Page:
The five major steps in processing worsted yarn are:

A washing process which removes the dust, suint (sweat) and wool wax.
Rollers covered with teeth tease apart the staples of wool, laying the fibres nearly parallel, to form a soft rope called a sliver
The comb separates short from long fibres, ensuring that the long fibres are laid parallel, to produce a combed sliver called top.
Several tops are drawn out into the thickness of one, to thoroughly blend the wool and ensure evenness or regularity of the resulting roving.
Finisher Drawing:
Reduces the roving thickness to suit the spinning operation and further improve evenness.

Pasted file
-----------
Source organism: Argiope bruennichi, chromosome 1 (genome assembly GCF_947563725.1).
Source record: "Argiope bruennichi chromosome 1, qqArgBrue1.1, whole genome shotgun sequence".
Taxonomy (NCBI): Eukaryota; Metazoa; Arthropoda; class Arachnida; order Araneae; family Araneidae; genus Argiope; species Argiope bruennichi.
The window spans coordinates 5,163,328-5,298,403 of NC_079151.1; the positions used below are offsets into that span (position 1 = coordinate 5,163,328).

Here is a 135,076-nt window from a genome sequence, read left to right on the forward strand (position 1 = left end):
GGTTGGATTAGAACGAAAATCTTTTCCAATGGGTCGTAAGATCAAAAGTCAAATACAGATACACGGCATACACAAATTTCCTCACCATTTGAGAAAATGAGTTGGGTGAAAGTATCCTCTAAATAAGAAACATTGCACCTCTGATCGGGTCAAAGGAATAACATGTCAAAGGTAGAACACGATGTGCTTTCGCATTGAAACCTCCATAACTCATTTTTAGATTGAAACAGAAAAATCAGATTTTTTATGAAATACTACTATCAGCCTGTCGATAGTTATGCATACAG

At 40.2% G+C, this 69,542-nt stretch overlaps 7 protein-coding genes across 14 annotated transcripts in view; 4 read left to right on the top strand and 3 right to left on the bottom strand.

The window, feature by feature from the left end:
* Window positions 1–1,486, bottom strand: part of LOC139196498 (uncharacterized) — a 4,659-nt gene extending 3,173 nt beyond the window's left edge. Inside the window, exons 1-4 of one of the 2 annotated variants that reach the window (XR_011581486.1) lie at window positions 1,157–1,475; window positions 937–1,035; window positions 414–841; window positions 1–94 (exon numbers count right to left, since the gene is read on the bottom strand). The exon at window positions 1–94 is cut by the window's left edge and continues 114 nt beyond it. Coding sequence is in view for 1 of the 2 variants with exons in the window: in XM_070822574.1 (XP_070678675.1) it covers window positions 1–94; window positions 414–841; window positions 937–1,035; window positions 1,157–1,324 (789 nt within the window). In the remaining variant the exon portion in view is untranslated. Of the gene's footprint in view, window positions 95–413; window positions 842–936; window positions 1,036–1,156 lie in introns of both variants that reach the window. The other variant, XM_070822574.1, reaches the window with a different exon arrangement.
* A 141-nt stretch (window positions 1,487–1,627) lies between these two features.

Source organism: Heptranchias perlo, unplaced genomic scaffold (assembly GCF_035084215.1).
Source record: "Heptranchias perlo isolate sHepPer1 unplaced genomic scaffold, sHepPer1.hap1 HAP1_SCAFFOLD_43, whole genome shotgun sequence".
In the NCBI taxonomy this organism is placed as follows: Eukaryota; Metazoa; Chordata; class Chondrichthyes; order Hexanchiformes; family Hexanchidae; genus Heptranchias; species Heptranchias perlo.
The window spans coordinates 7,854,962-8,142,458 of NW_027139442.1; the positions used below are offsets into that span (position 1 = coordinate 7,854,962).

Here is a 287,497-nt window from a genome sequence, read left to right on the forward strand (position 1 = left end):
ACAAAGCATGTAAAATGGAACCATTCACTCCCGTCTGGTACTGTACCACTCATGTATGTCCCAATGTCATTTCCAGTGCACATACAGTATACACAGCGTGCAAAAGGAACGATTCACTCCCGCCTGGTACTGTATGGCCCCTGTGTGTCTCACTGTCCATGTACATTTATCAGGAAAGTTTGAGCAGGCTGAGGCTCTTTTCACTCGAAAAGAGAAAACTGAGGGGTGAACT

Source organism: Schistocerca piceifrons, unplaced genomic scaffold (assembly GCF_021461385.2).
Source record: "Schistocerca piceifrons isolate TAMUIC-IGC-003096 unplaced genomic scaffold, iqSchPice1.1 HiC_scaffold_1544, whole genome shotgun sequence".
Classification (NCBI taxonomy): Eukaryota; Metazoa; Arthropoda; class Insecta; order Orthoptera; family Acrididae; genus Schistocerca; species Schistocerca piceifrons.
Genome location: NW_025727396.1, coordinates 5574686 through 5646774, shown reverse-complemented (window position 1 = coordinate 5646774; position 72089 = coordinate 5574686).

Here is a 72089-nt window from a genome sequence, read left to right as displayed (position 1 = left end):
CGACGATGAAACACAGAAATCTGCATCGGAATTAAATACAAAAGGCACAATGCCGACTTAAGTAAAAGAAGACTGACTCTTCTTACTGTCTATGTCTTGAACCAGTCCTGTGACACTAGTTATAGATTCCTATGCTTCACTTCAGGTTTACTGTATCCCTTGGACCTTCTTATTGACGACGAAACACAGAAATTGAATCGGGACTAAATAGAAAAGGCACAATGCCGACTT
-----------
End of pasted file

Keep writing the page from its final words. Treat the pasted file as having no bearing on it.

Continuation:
Insertion of twist into the yarn in order to give strength to the finished yarn.

n the woollen process the wool, after carding, passes through condensers which separates the web into pre-determined weight strands called slubbing or condensing. Spinning frames draw these slubbing or condensing out to the required fineness of yarn and insert twist to form the yarn.

Worsted fabrics, both woven and knitted, are often more expensive than woollen spun products due to the longer raw material to resultant yarn processing route used. Worsted fabric wears better than a woollen spun fabric of equivalent weave construction and fabric weight. For example: Worsted fabrics are preferred for trouserings, suitings, other garments and upholstery fabrics where a smooth finish is required. Woollen spun fabrics are used for jackets, coats, skirts, upholstery fabrics, rugs and blankets where bulk and textured finishes are desirable.